Currently, the price cap is in place to protect consumers from volatile wholesale market shocks, but most energy providers have been charging as much as possible under this system.

Ofgem said it has also protected consumers against the so-called "loyalty penalty", where customers on default tariffs paid higher prices.

As it appeals for members of the public to share their views before 6 May, Ofgem suggests other possible ways to make the market less rigid, such as a targeted cap to help more vulnerable people, a limit between suppliers' default tariff and tariffs available in the market, or a cap on the margin suppliers are able to make.

Uswitch.com director of regulation Richard Neudegg said: “Almost three years on from the start of the energy crisis, we’re yet to see a full return to competition in the market – and the price cap must bear some of the blame.

“The devil will be in the detail, but it is vital that any changes made to the cap creates conditions to bring back better deals for consumers, and also offers targeted protections to the most vulnerable.”

What are the concerns?

Ofgem, having introduced the energy price cap in January 2019, provided a detailed breakdown on its website about changes to costs and where the money is going.

Maintaining this transparency under any new system is crucial, said Matt Copeland, head of policy and public affairs group for fuel poverty charity National Energy Action.

"It gives everyone that confidence that these things are being done properly... it's also really useful for charities and campaign groups in this sector, it gives us quite a lot of information than we had previously," he told Yahoo News.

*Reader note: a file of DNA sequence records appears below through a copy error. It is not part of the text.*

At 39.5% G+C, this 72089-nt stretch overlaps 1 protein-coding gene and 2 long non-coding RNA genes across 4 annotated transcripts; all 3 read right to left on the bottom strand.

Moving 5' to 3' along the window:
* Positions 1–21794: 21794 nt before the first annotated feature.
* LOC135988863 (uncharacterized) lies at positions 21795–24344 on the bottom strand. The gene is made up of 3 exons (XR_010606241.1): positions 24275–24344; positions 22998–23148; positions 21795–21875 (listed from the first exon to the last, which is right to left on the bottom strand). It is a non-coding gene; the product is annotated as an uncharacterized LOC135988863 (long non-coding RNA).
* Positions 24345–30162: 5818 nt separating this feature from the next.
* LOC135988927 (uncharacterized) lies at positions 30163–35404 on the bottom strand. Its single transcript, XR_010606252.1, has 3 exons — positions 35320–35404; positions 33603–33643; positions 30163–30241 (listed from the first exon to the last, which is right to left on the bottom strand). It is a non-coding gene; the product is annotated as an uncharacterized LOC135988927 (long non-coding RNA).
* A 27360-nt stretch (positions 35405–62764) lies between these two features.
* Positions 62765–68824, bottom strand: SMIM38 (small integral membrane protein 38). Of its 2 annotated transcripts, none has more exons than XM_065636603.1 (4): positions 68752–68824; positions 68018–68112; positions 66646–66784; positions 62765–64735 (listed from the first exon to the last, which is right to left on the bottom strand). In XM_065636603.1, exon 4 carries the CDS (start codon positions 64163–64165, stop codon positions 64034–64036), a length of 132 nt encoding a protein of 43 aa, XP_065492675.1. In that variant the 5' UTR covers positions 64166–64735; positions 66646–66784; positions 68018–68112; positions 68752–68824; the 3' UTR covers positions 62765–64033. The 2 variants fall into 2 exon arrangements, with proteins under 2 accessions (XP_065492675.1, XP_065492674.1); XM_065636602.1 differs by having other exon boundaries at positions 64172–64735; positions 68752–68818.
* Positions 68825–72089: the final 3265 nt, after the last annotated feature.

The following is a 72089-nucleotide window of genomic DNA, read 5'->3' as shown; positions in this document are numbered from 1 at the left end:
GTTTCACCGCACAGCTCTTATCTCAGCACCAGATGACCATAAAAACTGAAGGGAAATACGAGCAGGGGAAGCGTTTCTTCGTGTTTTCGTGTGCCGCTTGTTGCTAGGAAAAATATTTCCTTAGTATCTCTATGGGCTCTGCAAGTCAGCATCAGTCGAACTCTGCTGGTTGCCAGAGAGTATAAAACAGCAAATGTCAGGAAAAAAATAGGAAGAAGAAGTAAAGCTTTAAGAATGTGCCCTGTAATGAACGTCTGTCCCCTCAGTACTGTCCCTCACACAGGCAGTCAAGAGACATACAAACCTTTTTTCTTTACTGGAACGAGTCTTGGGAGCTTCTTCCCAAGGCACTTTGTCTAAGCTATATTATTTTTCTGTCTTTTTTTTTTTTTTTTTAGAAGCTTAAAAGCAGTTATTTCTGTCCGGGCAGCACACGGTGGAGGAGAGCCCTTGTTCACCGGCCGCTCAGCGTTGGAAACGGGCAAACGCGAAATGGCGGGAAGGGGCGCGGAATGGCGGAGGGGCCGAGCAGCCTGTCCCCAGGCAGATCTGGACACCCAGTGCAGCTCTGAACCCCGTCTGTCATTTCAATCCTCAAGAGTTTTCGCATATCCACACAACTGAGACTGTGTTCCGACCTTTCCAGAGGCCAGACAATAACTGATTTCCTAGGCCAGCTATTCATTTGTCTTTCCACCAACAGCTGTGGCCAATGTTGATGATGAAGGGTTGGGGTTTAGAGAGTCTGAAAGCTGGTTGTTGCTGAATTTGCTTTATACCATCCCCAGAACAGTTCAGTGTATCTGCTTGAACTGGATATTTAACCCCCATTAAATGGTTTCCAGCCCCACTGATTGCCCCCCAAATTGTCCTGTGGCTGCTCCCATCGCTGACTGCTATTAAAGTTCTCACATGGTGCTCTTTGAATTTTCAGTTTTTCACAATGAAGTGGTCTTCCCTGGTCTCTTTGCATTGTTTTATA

Copeland said that before the price cap, prices would change fairly regularly, and when they inevitably went up, energy providers would point the finger at "policy costs" (blaming the government) with little evidence to back it up.

He also said that having all of this information available gives households a better insight into how energy consumption to works, which in turn helps the transition towards net zero.

In order to maintain this sense of transparency, he suggested Ofgem could publish some kind of price reference, indicating what it thinks a "fair" price is.

Copeland also raised concerns that vulnerable and low-income households could end up bearing the brunt of the costs of moving towards net zero. He warned that many people in these demographics may be more inflexible with their energy consumption times and could end up facing higher prices as a result.

"Some unintended consequences from this could quite significantly lump lots of costs onto vulnerable customers. Ofgem will have to be extremely careful," he said.

Simon Francis, of charity End Fuel Poverty Coalition, told the Telegraph: "People shouldn’t be penalised and dis-incentivised from putting the heating on when they need to. Smart meter systems need to actually be smart and work for this to actually happen.”